How do you talk to teens? Parents have been trying to figure this out for a long time. Talking to teens isn’t always easy. But it’s more important than you might imagine.
An ongoing, meaningful connection between kids and parents is key. In addition, it is one of the most powerful factors in supporting teen mental and physical health. Consequently, research has found that parental involvement is extremely beneficial. Furthermore, this is expressed through communication in which teens open up with parents about what they’re thinking and feeling. Hence, a deeper connection is established. Therefore we must apply tools to talk to teens in a thoughtful way.
Specifically, researchers have found that communication between parents and teens has the following effects:
- Decreases teen risk-taking behaviors
- Reduces adolescent substance abuse
- Decreases teen sexual activity
- Increases use of contraception
- Improves teen mental health.
Clearly, communication with parents has a significant impact in keeping teens happy and healthy. But having deeper conversations with your teen isn’t always easy. In fact, having any sort of conversation can be difficult with a moody teen. Therefore, here are some suggestions for clearing the path to open communication with your adolescent.
How to Start a Conversation
Sometimes the toughest part of communicating is kicking off a conversation. Whether you want to address something significant or just have a friendly chat, breaking the ice with a teen can be tough. Here are some do’s and don’ts when you talk to teens—in the car, at the dinner table, or anytime.
Talk to Teens
What not to do:
Don’t ask “So is everything fine?” When you ask your child if everything is fine, you’re giving her the message that you want everything to be fine. She doesn’t want to disappoint you, so she’s more likely to just nod in response and let you believe that everything’s fine, even if it isn’t.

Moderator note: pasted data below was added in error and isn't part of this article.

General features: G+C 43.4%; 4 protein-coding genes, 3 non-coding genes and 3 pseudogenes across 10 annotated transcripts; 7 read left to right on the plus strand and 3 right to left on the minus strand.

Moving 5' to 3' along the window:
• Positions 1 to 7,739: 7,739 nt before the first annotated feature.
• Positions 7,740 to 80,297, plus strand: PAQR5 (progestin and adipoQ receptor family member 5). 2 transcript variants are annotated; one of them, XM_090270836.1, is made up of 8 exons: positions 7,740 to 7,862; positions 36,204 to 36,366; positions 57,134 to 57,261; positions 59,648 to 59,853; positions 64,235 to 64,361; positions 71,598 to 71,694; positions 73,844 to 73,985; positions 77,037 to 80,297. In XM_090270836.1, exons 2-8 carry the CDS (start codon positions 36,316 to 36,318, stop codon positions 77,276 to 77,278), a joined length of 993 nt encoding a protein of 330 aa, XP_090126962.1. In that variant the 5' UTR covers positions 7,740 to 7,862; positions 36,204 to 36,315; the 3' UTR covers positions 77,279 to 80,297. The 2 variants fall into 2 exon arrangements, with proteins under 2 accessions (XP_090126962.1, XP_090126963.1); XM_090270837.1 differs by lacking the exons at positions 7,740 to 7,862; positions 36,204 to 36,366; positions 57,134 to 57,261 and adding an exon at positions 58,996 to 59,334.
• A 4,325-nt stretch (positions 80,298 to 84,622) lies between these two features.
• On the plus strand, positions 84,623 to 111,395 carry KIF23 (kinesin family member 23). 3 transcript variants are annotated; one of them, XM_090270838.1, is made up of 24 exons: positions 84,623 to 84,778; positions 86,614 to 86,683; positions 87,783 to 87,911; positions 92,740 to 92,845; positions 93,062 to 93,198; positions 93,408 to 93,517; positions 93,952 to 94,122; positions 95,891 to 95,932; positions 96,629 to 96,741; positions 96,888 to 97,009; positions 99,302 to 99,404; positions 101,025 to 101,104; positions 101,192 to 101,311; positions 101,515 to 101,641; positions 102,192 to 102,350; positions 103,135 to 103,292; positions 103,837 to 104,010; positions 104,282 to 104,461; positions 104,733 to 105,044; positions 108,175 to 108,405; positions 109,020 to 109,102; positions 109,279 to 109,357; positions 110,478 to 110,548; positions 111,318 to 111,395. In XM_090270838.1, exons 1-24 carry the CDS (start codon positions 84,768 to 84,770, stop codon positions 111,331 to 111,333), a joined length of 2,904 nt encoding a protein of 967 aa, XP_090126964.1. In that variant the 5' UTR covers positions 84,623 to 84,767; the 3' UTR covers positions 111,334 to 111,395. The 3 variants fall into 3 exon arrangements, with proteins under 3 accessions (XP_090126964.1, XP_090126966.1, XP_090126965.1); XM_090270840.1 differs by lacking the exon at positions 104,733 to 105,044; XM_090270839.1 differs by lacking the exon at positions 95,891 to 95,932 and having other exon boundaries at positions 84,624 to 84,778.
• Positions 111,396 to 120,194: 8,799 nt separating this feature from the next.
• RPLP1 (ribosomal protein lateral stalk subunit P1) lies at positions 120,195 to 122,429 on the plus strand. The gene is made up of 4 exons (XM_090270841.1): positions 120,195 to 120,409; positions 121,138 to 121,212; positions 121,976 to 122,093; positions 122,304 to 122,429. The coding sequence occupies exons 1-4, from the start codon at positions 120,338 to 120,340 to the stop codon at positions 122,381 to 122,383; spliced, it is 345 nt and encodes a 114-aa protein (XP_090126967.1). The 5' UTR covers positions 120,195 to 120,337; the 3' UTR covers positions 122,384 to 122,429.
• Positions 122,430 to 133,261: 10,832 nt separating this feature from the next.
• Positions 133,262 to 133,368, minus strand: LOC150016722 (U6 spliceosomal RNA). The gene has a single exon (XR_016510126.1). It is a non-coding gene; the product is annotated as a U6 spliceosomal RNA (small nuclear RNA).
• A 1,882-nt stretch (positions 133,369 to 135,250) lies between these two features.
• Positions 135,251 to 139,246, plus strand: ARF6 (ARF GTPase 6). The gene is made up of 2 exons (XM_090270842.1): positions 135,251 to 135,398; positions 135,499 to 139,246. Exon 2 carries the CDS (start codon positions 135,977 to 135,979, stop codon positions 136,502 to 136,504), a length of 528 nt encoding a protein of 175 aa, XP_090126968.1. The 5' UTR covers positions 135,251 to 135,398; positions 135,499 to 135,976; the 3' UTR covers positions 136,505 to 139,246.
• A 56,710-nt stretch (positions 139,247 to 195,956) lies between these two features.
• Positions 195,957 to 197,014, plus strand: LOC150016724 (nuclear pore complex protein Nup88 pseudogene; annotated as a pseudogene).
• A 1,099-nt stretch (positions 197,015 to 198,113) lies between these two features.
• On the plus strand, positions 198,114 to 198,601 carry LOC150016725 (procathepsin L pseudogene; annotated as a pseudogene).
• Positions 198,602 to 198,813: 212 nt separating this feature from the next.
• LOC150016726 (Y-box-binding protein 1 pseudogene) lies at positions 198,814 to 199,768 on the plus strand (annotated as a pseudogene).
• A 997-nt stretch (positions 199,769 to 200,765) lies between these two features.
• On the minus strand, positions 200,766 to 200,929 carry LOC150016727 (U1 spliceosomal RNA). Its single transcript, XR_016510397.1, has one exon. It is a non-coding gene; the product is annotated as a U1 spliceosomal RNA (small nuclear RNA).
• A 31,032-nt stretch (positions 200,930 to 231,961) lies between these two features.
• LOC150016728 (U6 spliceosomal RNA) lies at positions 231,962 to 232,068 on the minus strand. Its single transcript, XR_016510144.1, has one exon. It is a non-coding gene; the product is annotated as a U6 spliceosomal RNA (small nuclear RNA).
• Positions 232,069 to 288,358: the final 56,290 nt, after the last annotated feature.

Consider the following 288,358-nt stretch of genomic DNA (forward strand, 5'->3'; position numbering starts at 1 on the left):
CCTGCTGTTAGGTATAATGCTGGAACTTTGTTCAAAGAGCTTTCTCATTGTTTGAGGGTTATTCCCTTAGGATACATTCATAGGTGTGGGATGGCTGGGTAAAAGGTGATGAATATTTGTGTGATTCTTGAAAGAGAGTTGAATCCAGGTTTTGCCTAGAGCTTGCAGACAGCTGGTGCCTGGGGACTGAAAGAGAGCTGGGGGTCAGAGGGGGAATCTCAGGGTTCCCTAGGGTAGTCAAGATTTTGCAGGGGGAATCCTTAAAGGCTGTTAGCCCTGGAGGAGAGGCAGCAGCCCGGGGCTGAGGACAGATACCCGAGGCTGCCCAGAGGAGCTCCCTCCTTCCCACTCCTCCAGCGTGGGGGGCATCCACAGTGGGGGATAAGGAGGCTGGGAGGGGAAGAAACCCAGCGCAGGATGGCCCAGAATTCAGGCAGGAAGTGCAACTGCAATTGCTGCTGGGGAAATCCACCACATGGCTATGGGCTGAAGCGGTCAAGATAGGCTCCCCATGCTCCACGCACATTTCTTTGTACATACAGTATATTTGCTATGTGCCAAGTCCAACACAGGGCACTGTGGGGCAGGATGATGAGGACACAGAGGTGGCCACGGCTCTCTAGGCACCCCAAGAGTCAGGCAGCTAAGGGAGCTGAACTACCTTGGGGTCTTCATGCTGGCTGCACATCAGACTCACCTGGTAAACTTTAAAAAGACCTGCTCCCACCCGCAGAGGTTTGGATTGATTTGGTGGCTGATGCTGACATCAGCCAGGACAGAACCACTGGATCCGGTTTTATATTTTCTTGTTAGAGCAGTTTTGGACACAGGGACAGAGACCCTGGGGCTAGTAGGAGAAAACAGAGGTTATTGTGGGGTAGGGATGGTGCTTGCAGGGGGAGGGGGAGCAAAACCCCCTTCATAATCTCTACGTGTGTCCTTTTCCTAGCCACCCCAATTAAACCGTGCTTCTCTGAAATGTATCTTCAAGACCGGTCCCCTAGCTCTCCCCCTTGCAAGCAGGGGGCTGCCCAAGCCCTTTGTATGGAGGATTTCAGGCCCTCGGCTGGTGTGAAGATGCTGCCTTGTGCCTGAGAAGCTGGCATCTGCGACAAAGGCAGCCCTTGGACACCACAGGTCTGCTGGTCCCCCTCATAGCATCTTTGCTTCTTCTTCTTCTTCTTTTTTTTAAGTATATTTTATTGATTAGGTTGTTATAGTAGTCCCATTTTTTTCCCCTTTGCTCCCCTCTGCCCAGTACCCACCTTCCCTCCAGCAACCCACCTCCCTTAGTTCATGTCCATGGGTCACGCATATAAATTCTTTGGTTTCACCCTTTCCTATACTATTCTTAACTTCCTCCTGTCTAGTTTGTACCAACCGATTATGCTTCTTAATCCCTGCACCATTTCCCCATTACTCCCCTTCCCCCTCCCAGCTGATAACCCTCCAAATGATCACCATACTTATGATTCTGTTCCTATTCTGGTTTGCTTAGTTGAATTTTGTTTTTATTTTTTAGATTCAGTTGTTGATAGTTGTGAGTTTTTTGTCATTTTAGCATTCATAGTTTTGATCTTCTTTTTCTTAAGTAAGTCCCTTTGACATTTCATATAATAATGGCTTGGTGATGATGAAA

Don’t ask questions that are too general, like “How was your day?” often produce one-word answers like “Good” or “Okay” that don’t give you any information about what your child is really feeling. This phrase is a conversation killer with adolescents.
What to do:
Do ask specific yet open-ended questions like “How was your get-together with so-and-so?” or “How did that test go?”
Do give your kids the sense that you’re open to anything they have to say, whether positive or not so positive. Thus, they’re more likely to share what’s going on in their lives.
Five Ways to Make Communication Part of Every Day
- Talk about trivial things sometimes. Not every conversation has to be deep and meaningful. Watch a movie or TV show together and discuss it. Read the same book and compare your views. Talk about the latest celebrity gossip or fashion. Anything that engages your teen—without being overly negative or critical—is fair game. The idea is to stay in practice so that deeper conversations don’t feel like as much of a stretch.
- Build in regular check-in times. A weekly sit-down with the family can nip potential conflicts in the bud. Set a time that works well for everyone and don’t rush through the conversation. Try asking questions like, What worked well for us this week? Does anyone have particular requests or needs this week? It’s a lot easier to process issues when you’re not at a point of crisis.
- Play a sharing game at the dinner table. Go around the table and play your favorite variation of the game known as “Rose, Thorn, and Bud.” Each person shares their rose (the best moment of the day), their thorn (the most challenging moment of the day) and their bud (something they’re excited or hopeful about).
- Find places for communication in your regular routine. Driving in the car, walking, shopping, or saying goodnight to your teen are all opportunities for low-pressure conversations. Sometimes it’s easier for a teen to open up when they’re not in face-to-face contact (as when driving or walking), or when it’s dark in the room before bed.